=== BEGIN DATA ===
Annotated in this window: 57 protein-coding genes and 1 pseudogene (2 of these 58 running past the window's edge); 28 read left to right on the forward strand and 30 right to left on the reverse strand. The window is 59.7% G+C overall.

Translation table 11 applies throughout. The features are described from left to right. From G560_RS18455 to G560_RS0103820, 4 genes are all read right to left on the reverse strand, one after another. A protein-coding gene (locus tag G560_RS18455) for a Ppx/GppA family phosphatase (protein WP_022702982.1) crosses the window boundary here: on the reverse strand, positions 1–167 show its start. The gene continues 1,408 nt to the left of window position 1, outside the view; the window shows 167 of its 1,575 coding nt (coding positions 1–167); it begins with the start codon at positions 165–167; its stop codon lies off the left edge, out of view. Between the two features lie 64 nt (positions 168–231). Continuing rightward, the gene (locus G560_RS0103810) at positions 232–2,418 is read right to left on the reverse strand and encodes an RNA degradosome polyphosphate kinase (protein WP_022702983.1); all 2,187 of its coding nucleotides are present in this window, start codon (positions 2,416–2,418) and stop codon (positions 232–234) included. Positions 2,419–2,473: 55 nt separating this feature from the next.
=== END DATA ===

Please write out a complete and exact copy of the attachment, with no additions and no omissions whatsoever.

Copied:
Annotated in this window: 57 protein-coding genes and 1 pseudogene (2 of these 58 running past the window's edge); 28 read left to right on the forward strand and 30 right to left on the reverse strand. The window is 59.7% G+C overall.

Translation table 11 applies throughout. The features are described from left to right. From G560_RS18455 to G560_RS0103820, 4 genes are all read right to left on the reverse strand, one after another. A protein-coding gene (locus tag G560_RS18455) for a Ppx/GppA family phosphatase (protein WP_022702982.1) crosses the window boundary here: on the reverse strand, positions 1–167 show its start. The gene continues 1,408 nt to the left of window position 1, outside the view; the window shows 167 of its 1,575 coding nt (coding positions 1–167); it begins with the start codon at positions 165–167; its stop codon lies off the left edge, out of view. Between the two features lie 64 nt (positions 168–231). Continuing rightward, the gene (locus G560_RS0103810) at positions 232–2,418 is read right to left on the reverse strand and encodes an RNA degradosome polyphosphate kinase (protein WP_022702983.1); all 2,187 of its coding nucleotides are present in this window, start codon (positions 2,416–2,418) and stop codon (positions 232–234) included. Positions 2,419–2,473: 55 nt separating this feature from the next.